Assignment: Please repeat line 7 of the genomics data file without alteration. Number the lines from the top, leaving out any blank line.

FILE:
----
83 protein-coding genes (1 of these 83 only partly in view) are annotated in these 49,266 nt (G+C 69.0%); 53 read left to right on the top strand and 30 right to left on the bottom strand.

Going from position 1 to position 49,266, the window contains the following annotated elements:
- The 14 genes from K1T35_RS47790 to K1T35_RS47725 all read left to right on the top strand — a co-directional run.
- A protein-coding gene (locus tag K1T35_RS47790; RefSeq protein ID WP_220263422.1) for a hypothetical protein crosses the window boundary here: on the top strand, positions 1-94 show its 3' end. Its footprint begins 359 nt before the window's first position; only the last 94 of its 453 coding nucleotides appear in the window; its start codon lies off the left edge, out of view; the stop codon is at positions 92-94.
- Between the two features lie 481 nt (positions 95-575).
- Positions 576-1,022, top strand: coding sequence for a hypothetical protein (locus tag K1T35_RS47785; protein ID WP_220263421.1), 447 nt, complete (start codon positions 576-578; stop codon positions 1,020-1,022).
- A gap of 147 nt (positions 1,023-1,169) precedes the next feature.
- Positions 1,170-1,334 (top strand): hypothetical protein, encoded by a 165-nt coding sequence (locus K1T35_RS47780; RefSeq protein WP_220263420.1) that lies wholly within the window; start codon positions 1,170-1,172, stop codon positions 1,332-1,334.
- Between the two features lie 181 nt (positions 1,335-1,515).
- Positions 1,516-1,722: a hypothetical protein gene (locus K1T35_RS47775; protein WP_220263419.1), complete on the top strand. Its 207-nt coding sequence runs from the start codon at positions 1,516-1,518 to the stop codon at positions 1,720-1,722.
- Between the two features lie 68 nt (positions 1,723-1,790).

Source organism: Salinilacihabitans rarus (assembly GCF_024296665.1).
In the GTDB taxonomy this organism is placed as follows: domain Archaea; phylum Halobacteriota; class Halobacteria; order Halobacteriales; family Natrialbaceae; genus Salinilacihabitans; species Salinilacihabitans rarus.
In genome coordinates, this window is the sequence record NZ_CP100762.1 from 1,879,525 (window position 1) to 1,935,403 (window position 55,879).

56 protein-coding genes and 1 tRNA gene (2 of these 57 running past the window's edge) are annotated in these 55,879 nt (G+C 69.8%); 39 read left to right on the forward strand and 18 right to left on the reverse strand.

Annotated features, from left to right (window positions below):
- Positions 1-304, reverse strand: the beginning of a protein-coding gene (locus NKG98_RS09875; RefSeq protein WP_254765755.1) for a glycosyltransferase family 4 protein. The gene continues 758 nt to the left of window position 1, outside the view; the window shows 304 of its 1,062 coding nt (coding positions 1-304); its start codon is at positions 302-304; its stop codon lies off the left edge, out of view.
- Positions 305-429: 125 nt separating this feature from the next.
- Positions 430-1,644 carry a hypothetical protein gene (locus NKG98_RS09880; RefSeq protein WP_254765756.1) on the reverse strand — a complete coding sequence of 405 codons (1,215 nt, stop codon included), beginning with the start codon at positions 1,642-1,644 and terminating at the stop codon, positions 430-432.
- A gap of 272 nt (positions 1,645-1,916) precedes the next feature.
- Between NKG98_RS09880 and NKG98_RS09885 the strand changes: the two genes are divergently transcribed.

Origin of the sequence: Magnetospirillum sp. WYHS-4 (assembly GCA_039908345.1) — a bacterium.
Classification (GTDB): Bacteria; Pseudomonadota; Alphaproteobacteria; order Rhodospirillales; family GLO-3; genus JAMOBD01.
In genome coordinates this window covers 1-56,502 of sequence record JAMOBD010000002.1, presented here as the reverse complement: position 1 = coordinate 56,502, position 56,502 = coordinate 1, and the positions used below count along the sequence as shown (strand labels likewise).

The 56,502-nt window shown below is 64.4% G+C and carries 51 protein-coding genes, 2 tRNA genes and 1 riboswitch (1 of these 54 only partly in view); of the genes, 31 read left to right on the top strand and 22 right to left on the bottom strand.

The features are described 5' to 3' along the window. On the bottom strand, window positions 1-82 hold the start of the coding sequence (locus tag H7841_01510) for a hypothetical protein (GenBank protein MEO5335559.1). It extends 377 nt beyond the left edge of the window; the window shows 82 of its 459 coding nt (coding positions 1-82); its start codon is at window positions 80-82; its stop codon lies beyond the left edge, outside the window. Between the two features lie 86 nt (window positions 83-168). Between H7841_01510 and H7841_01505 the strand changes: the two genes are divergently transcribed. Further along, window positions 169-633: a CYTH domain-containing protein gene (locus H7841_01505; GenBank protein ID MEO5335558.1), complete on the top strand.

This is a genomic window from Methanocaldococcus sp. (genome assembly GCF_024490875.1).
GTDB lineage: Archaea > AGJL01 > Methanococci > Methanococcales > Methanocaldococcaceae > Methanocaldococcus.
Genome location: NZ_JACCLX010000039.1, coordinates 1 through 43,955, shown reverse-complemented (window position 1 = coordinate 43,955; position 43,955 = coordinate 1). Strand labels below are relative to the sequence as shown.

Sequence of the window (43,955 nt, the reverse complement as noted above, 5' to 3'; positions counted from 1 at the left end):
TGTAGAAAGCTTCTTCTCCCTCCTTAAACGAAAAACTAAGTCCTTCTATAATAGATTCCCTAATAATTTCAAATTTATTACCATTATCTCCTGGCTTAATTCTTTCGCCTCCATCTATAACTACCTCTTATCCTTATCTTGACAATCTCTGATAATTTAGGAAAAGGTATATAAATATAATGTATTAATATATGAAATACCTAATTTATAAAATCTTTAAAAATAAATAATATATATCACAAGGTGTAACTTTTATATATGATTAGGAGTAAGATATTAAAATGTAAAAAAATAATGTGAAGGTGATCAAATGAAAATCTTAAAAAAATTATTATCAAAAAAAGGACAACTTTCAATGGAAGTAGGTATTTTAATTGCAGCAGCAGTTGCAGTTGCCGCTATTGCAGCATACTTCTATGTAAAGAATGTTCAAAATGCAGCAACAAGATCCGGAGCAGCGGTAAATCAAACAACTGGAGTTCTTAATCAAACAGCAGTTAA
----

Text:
- A gap of 147 nt (positions 1,023-1,169) precedes the next feature.